Of the 4Cs, a diamond’s cut has the greatest influence on its sparkle and brilliance. Cut not only refers to shape of a diamond, but more importantly to its proportions. When assessing a raw diamond, an experienced diamond cutter with determine which shape best suits the stone. The shape chosen determines the number of facets a finished diamond will have. Light reflects through the facets producing its brilliance.
The proportions and finish grade of a diamond establish the quality of the cut. A good finish grade testifies to the workmanship of the diamond polisher. It refers to the symmetry of the facets and their overall finish. The best cut diamonds also have the right proportions between the different parts of the diamond. If these proportions are not optimal, the fire and brilliancy of the diamond are affected, and undesirable visual effects might occur.
In the simplest representation, a modern diamond has three main parts. The top of the diamond is called the crown and the bottom is called the pavilion. The part that separates the crown and pavilion is called the girdle. The flat part on top of the diamond is the table, which is the largest facet. The culet is a tiny facet at the very bottom of the pavilion. If the pavilion comes to a point at the bottom, the diamond does not have a culet.
The brilliance of a diamond is caused by the light reflecting off the internal facets of a diamond. Therefore the proportions of a cut have a significant impact on the brilliance. This does not purely refer to the width and depth, rather the proportions, angles and measurements.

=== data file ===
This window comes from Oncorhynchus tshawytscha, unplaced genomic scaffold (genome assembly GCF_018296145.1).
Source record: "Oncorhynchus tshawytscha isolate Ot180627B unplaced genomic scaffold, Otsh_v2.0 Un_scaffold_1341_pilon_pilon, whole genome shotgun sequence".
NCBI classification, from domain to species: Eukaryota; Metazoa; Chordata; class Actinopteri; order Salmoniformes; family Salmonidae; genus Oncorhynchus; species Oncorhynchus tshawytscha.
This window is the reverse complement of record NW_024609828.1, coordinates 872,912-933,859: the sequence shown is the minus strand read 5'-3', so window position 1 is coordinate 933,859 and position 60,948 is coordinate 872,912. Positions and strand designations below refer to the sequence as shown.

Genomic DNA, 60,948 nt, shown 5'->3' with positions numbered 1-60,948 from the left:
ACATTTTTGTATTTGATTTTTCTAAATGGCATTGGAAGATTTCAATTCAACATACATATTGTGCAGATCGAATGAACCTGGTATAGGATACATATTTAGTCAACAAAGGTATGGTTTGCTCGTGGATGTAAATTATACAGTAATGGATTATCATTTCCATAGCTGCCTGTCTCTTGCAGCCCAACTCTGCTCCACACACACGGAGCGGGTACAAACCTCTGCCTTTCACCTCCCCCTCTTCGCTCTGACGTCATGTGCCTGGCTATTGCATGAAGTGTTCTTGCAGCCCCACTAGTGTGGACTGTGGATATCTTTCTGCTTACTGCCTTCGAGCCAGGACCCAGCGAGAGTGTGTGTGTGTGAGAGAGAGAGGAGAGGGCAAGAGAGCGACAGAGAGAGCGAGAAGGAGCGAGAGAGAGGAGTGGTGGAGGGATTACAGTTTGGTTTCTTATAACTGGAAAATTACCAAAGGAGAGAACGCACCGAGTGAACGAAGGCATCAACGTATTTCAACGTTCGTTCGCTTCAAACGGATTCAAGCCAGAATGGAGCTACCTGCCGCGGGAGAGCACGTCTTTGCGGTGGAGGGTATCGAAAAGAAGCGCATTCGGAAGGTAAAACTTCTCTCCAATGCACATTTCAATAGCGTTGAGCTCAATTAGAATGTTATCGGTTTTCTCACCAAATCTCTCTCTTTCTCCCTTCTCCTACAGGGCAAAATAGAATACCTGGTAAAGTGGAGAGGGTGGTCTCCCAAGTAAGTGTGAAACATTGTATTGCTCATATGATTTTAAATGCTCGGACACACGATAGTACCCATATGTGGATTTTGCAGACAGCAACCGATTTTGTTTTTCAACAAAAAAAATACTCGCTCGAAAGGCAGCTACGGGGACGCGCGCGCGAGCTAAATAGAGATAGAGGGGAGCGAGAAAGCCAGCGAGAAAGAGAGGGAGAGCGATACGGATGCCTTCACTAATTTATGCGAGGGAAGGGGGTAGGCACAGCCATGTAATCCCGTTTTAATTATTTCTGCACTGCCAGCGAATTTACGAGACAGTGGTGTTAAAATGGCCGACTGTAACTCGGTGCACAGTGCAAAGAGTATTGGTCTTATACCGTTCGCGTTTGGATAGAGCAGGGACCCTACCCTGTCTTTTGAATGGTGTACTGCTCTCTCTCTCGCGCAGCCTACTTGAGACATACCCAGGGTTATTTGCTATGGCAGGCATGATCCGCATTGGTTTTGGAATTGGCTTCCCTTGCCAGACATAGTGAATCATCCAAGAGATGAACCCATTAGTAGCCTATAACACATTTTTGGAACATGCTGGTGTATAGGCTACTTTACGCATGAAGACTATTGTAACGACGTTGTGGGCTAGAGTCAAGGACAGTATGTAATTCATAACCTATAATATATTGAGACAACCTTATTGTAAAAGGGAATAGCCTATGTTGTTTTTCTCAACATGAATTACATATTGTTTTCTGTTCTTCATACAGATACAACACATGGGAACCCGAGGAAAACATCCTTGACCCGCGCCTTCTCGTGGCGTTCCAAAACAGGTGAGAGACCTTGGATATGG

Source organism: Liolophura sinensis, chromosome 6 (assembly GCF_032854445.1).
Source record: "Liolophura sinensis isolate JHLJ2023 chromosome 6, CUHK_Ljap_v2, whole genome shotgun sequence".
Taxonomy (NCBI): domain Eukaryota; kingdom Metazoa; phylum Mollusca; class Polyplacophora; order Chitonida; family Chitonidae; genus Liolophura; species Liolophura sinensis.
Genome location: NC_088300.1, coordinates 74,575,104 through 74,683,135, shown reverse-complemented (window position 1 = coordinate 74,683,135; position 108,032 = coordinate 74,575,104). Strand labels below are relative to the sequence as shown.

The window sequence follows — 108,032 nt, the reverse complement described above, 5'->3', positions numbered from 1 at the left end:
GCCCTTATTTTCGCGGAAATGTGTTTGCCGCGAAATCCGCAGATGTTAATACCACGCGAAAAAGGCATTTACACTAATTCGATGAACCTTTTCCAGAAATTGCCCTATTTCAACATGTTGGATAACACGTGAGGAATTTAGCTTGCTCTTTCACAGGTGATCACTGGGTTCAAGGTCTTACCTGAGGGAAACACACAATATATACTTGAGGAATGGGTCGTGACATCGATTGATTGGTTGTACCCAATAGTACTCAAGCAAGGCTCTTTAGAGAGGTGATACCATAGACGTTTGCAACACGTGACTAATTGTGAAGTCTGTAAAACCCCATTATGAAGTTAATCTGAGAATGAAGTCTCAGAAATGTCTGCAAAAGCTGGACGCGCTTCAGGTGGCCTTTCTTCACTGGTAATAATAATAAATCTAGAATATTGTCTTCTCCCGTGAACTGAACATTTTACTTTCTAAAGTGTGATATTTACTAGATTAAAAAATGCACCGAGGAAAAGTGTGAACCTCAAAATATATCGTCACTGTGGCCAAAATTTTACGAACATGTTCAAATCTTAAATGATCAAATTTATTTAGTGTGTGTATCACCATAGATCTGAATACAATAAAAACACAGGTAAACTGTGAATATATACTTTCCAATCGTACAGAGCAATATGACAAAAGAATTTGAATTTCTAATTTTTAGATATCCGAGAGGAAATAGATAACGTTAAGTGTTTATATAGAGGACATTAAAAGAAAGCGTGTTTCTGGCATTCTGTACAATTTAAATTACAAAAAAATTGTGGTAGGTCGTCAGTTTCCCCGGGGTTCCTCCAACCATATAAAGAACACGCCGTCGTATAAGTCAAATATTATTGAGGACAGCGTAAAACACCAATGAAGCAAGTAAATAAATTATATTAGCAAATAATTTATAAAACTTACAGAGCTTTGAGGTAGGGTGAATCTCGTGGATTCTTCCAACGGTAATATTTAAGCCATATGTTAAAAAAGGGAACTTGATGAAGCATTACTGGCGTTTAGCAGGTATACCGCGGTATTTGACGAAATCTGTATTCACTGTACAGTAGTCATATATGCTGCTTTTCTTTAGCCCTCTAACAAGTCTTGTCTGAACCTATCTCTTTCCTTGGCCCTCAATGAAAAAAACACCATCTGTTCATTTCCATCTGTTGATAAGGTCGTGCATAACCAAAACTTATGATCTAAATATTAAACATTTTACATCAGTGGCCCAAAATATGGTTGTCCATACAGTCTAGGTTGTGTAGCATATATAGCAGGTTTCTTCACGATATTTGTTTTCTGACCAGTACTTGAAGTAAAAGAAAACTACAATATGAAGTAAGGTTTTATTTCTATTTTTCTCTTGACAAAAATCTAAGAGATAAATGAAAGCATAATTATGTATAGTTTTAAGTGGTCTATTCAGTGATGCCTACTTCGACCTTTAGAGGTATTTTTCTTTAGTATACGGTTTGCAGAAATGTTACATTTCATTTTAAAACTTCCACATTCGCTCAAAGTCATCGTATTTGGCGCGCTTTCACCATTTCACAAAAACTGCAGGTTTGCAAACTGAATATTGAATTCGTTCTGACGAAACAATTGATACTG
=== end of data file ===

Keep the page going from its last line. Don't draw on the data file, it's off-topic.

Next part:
Today’s modern brilliant diamond is precisely cut to maximize the diamond’s “fire”, which is the play of light that reflects off the stone’s facets. When grading the cut of a modern diamond, one must consider several characteristics: table size, crown angle, pavilion depth, girdle thickness, as well as polish and symmetry.
When judging diamonds in antique jewellery, one must be careful not to judge antique diamonds by modern standards. Antique diamonds have a soft romantic glow that many people find very appealing. Antique diamonds typically have smaller tables, higher crowns, deeper pavilions and thicker girdles than their modern counterparts. Antique diamonds were cut to maximize carat weight, not “fire”. That’s why the proportions of old diamonds are quite different from their modern counterparts
Diamonds were cut by hand until the early 1900’s. This was a laborious, time-consuming process. Unfortunately, many antique diamonds have been re-cut with modern cutting techniques. This has caused demand for these old cut diamonds to soar in recent years, along with the prices that people are willing to pay for them.
Rose cut diamonds were introduced as early as the 1500’s and were popular until the early 1900’s. The shape of a rose cut diamond resembles the petals of a rose bud. The bottom is flat. The crown is domed shaped and the facets meet in a point in the centre. The number of facets varies from 3,6,12,18,to 24 facets.
The old European diamond has a very small table, a heavy crown, and great overall depth. This diamond cut was the fore-runner of the modern brilliant cut. Like the modern round brilliant, the old European diamond has a circular girdle.
The single cut diamond has an octagonal girdle, a table, eight bezel (or crown) facets, and 8 pavilion facets. It may or may not have a culet.